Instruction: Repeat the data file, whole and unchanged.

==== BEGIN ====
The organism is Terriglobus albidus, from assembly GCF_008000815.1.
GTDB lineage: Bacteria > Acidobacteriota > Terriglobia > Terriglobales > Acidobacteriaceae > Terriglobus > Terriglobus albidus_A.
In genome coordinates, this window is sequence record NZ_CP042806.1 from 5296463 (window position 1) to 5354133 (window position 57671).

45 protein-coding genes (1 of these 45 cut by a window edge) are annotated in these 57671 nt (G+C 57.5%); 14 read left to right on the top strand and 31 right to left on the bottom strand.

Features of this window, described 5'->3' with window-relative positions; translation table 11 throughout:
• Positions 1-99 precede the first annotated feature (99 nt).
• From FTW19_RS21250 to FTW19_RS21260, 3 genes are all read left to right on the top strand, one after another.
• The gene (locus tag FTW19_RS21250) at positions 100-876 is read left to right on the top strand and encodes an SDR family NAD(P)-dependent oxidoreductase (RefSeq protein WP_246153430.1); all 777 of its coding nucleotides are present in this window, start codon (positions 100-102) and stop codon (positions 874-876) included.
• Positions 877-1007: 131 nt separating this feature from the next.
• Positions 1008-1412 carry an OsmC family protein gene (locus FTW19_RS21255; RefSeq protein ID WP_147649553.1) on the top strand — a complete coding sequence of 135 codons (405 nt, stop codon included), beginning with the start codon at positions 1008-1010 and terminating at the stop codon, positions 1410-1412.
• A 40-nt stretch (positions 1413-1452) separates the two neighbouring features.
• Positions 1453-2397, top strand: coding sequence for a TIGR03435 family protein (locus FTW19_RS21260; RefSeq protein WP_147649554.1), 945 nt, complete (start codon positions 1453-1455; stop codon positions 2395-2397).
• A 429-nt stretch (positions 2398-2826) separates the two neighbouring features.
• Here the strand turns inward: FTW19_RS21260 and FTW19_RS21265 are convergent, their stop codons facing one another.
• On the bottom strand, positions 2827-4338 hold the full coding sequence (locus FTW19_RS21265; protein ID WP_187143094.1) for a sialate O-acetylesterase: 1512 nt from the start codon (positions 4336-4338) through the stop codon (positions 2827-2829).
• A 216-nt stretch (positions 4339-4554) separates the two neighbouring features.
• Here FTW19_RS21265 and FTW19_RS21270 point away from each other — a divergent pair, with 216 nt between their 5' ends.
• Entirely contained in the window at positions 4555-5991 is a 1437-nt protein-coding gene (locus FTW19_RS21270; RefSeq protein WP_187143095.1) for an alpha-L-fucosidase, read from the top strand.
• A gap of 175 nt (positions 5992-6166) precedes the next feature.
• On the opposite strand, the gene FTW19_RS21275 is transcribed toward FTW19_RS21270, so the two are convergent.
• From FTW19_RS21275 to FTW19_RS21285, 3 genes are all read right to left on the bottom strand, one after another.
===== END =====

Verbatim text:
The organism is Terriglobus albidus, from assembly GCF_008000815.1.
GTDB lineage: Bacteria > Acidobacteriota > Terriglobia > Terriglobales > Acidobacteriaceae > Terriglobus > Terriglobus albidus_A.
In genome coordinates, this window is sequence record NZ_CP042806.1 from 5296463 (window position 1) to 5354133 (window position 57671).

45 protein-coding genes (1 of these 45 cut by a window edge) are annotated in these 57671 nt (G+C 57.5%); 14 read left to right on the top strand and 31 right to left on the bottom strand.

Features of this window, described 5'->3' with window-relative positions; translation table 11 throughout:
• Positions 1-99 precede the first annotated feature (99 nt).
• From FTW19_RS21250 to FTW19_RS21260, 3 genes are all read left to right on the top strand, one after another.
• The gene (locus tag FTW19_RS21250) at positions 100-876 is read left to right on the top strand and encodes an SDR family NAD(P)-dependent oxidoreductase (RefSeq protein WP_246153430.1); all 777 of its coding nucleotides are present in this window, start codon (positions 100-102) and stop codon (positions 874-876) included.
• Positions 877-1007: 131 nt separating this feature from the next.
• Positions 1008-1412 carry an OsmC family protein gene (locus FTW19_RS21255; RefSeq protein ID WP_147649553.1) on the top strand — a complete coding sequence of 135 codons (405 nt, stop codon included), beginning with the start codon at positions 1008-1010 and terminating at the stop codon, positions 1410-1412.
• A 40-nt stretch (positions 1413-1452) separates the two neighbouring features.
• Positions 1453-2397, top strand: coding sequence for a TIGR03435 family protein (locus FTW19_RS21260; RefSeq protein WP_147649554.1), 945 nt, complete (start codon positions 1453-1455; stop codon positions 2395-2397).
• A 429-nt stretch (positions 2398-2826) separates the two neighbouring features.
• Here the strand turns inward: FTW19_RS21260 and FTW19_RS21265 are convergent, their stop codons facing one another.
• On the bottom strand, positions 2827-4338 hold the full coding sequence (locus FTW19_RS21265; protein ID WP_187143094.1) for a sialate O-acetylesterase: 1512 nt from the start codon (positions 4336-4338) through the stop codon (positions 2827-2829).
• A 216-nt stretch (positions 4339-4554) separates the two neighbouring features.
• Here FTW19_RS21265 and FTW19_RS21270 point away from each other — a divergent pair, with 216 nt between their 5' ends.
• Entirely contained in the window at positions 4555-5991 is a 1437-nt protein-coding gene (locus FTW19_RS21270; RefSeq protein WP_187143095.1) for an alpha-L-fucosidase, read from the top strand.
• A gap of 175 nt (positions 5992-6166) precedes the next feature.
• On the opposite strand, the gene FTW19_RS21275 is transcribed toward FTW19_RS21270, so the two are convergent.
• From FTW19_RS21275 to FTW19_RS21285, 3 genes are all read right to left on the bottom strand, one after another.